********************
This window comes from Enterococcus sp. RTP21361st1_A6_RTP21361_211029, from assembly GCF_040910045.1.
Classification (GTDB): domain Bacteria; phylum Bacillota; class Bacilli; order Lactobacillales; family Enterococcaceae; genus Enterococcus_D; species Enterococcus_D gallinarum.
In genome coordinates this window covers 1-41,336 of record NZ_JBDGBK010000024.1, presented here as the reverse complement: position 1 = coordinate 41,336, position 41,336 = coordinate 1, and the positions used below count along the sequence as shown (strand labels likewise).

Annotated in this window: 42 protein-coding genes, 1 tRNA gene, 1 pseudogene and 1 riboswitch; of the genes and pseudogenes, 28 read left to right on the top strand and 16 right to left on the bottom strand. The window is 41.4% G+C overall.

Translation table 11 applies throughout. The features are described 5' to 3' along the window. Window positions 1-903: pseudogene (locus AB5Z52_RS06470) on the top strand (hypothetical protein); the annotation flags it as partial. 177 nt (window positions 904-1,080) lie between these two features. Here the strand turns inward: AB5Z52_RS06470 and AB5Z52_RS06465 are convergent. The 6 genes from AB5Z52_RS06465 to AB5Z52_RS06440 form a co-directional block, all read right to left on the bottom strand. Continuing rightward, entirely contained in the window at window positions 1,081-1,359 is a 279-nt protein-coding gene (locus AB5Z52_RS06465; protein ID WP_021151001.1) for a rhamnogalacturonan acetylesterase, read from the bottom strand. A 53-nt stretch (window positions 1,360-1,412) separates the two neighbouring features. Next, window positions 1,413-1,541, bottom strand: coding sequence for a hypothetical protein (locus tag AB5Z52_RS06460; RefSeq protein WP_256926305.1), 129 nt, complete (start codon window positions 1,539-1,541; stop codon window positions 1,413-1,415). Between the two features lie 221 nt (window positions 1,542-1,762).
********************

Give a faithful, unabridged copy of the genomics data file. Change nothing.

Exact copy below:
This window comes from Enterococcus sp. RTP21361st1_A6_RTP21361_211029, from assembly GCF_040910045.1.
Classification (GTDB): domain Bacteria; phylum Bacillota; class Bacilli; order Lactobacillales; family Enterococcaceae; genus Enterococcus_D; species Enterococcus_D gallinarum.
In genome coordinates this window covers 1-41,336 of record NZ_JBDGBK010000024.1, presented here as the reverse complement: position 1 = coordinate 41,336, position 41,336 = coordinate 1, and the positions used below count along the sequence as shown (strand labels likewise).

Annotated in this window: 42 protein-coding genes, 1 tRNA gene, 1 pseudogene and 1 riboswitch; of the genes and pseudogenes, 28 read left to right on the top strand and 16 right to left on the bottom strand. The window is 41.4% G+C overall.

Translation table 11 applies throughout. The features are described 5' to 3' along the window. Window positions 1-903: pseudogene (locus AB5Z52_RS06470) on the top strand (hypothetical protein); the annotation flags it as partial. 177 nt (window positions 904-1,080) lie between these two features. Here the strand turns inward: AB5Z52_RS06470 and AB5Z52_RS06465 are convergent. The 6 genes from AB5Z52_RS06465 to AB5Z52_RS06440 form a co-directional block, all read right to left on the bottom strand. Continuing rightward, entirely contained in the window at window positions 1,081-1,359 is a 279-nt protein-coding gene (locus AB5Z52_RS06465; protein ID WP_021151001.1) for a rhamnogalacturonan acetylesterase, read from the bottom strand. A 53-nt stretch (window positions 1,360-1,412) separates the two neighbouring features. Next, window positions 1,413-1,541, bottom strand: coding sequence for a hypothetical protein (locus tag AB5Z52_RS06460; RefSeq protein WP_256926305.1), 129 nt, complete (start codon window positions 1,539-1,541; stop codon window positions 1,413-1,415). Between the two features lie 221 nt (window positions 1,542-1,762).